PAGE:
Her earring that Kelsey designed includes a golden wreath, a symbol of bravery and her award of the Nobel Peace Prize, and a pink clay butterfly, a symbol of all the women she fought for and represented, and also how she gave herself and others wings to fly.

Works Cited: 

Amelia Earhart

Amelia Earhart was born on July 24, 1897 in Atchison, Kansas. Her mother and father were often separated due to the fact that her father couldn’t quit drinking nor find a stable job. Because of the instability of her family life, Amelia was determined to be independent. 

She worked a number of odd jobs after graduating. She joined the army ranks as a nurse during WW1 and met a number of pilots and immediately fell in love with the idea of flying. She eventually got the chance to fly as a passenger. While it was only 10 minutes in the air, she knew she had to become an aviator. She scrimped and saved to take lessons from a female pilot; she cut her hair short and wore fitting leather jackets to fit in. She was the 16th woman to be licensed as an aviator.

From a series of events, she had to postpone flying and became a celebrity figure while writing about flying in local Boston papers. She was asked to join Charles Linburgh on a transatlantic flight, to be the first woman… passenger. She felt like a piece of luggage although the tabloids ate the story up. She was nicknamed “Lady Lindy,” a play off of Linburgh’s nickname “Lucky Lindy.”

She used the opportunity to write a book about their transatlantic flight and ended up marrying her publisher. Together, they conspired to get her to fly her solo trip across the Atlantic on the five year anniversary of Linburgh’s flight. She flew from Harbour Grace, Newfoundland, to Culmore, Northern Ireland, in 15 hours, not quite making it to Paris as she had intended, due to inclement weather, but was met with much fanfare once she made it to London.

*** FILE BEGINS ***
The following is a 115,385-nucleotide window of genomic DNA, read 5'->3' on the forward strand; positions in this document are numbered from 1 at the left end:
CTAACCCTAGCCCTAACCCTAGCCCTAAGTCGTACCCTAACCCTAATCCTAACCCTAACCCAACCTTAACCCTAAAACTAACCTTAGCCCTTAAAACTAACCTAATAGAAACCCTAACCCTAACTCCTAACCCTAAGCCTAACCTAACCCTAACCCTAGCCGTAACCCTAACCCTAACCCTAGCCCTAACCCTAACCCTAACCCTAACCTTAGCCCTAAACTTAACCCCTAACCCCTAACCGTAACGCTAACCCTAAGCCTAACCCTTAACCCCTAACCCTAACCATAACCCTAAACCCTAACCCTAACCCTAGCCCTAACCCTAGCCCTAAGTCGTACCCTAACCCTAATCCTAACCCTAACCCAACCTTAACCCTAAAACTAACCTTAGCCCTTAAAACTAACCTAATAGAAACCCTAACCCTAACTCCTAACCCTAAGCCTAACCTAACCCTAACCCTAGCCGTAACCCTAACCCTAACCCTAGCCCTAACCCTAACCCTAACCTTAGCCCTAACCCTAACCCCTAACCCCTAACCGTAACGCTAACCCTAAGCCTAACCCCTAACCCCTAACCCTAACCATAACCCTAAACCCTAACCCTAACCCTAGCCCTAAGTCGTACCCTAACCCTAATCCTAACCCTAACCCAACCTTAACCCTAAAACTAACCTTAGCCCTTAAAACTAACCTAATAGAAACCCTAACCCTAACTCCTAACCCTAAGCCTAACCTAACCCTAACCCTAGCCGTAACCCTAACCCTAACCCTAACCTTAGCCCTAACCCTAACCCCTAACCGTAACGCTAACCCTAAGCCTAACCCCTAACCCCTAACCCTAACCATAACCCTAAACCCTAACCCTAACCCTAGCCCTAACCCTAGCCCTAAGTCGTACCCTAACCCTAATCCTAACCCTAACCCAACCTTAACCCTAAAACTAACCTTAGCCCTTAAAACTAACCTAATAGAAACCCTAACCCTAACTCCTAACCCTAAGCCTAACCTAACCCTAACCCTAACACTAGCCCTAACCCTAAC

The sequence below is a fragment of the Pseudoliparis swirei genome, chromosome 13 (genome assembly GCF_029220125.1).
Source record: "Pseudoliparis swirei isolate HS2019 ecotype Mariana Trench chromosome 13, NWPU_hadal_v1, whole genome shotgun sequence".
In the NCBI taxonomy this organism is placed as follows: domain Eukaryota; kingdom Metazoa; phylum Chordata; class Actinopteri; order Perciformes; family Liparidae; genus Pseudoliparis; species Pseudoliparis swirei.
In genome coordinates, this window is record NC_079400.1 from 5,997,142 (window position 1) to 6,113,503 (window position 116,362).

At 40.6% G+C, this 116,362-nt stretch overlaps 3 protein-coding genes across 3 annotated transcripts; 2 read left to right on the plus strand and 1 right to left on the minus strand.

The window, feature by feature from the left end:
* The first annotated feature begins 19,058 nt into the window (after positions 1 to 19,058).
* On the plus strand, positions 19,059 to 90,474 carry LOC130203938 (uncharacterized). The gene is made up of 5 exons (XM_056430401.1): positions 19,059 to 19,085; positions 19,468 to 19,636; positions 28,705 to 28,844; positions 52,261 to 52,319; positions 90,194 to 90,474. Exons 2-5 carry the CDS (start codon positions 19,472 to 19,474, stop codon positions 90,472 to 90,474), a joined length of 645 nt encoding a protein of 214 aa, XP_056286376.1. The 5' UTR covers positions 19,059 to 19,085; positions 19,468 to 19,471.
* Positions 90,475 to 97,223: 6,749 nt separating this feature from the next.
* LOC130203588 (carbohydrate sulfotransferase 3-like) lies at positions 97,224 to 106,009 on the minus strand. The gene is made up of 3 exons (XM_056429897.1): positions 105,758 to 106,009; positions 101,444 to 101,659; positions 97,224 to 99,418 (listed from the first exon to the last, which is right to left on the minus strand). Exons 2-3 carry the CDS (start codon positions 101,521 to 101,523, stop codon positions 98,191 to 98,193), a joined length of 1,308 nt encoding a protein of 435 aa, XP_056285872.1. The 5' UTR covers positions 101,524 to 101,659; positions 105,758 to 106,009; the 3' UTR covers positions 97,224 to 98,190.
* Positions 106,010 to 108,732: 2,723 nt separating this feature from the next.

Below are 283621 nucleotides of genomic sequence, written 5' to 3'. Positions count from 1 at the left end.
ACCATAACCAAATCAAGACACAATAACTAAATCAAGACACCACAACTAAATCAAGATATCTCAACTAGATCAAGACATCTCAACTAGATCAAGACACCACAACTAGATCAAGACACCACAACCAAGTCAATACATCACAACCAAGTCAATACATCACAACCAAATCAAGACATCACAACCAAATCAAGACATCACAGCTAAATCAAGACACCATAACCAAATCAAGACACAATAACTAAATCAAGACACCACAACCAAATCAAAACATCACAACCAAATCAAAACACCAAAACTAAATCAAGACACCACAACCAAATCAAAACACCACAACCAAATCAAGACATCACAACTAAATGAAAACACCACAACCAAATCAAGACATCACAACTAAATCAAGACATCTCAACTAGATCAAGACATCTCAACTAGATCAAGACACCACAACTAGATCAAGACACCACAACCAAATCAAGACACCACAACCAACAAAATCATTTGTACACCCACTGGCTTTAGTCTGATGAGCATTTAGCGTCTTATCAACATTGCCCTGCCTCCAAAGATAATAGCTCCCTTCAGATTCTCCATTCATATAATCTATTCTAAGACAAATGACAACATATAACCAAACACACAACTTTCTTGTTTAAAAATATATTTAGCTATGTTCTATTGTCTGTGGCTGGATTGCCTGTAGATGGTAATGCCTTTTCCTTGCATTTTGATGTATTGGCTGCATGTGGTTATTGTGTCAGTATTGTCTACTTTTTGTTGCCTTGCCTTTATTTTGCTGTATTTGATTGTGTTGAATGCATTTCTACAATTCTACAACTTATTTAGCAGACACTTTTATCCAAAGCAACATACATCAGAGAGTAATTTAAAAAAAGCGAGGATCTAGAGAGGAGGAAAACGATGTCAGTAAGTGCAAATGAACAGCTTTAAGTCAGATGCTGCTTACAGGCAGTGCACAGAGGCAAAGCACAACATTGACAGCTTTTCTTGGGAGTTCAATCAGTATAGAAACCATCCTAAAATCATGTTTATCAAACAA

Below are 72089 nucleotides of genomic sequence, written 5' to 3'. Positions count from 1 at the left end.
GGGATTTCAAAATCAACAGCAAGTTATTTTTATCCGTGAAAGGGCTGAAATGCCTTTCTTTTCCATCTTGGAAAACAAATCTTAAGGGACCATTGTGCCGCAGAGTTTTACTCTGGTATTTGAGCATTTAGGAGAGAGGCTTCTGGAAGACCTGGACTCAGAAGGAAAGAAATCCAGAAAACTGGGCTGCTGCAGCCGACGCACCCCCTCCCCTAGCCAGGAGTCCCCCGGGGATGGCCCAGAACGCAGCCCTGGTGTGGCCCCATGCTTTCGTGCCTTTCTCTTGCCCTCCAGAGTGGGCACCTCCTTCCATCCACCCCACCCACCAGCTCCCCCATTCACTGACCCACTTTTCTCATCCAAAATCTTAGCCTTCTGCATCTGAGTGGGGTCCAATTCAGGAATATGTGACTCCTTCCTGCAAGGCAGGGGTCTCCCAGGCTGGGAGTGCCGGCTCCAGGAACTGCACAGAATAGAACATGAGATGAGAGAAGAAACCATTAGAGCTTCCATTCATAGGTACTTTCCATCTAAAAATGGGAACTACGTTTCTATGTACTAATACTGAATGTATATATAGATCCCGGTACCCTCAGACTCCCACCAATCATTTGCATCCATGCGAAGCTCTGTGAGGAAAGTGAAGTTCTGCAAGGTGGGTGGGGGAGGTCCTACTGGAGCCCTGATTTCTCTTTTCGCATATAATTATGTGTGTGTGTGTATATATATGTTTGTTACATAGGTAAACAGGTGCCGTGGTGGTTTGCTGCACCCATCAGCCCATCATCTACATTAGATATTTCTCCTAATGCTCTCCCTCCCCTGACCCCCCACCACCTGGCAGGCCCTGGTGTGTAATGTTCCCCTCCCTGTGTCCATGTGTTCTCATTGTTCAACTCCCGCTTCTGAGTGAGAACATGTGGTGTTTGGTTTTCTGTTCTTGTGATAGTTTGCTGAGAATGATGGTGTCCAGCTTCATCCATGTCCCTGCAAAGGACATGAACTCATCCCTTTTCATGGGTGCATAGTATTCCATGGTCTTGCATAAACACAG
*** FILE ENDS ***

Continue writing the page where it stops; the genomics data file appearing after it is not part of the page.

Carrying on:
Amelia had another passion: fashion. She had created her own clothes before and played with the idea of clothing with purpose, but also being sleek and feminine. She hoped that her influences would inspire other women and negate the stereotypes about women. She used her voice and celebrity to advocate for women.

Unfortunately, while trying to accomplish another huge feat for women, she disappeared on her flight around the equator. Her disappearance is still a mystery today; however, she still represents courage and tenacity.

The earring that Kelsey designed after her reflects the checkered pattern associated with aviators. What I hope we all take away from Amelia’s influence is her determination to conquer the world. It doesn’t have to be in big ways as she pursued, like setting records, but by going for that job, asking for equal pay, and being an advocate for other women. Remember our mission? To support and uplift women. We are women lifting other women.

Works Cited: 

How Have YOU Been Inspired by these Women?

I know I have shared what inspires me from these influential women, but how do they inspire you today? What can you take away from their example? How can you better support the community of women around you.

Creating and selling jewelry isn't our only goal here at Rose & Clay. As Kelsey has mentioned before, she knows what it feels like to be self-deprecating. But something simple, like getting dressed up, decked in beautiful jewelry, can help you better appreciate yourself and make you feel like the gorgeous human you are. We aim to support women and lift them up and we hope you feel that from us.

We love you, Rose Buds, and wish the absolute best for you. Have an amazing week you beautiful souls!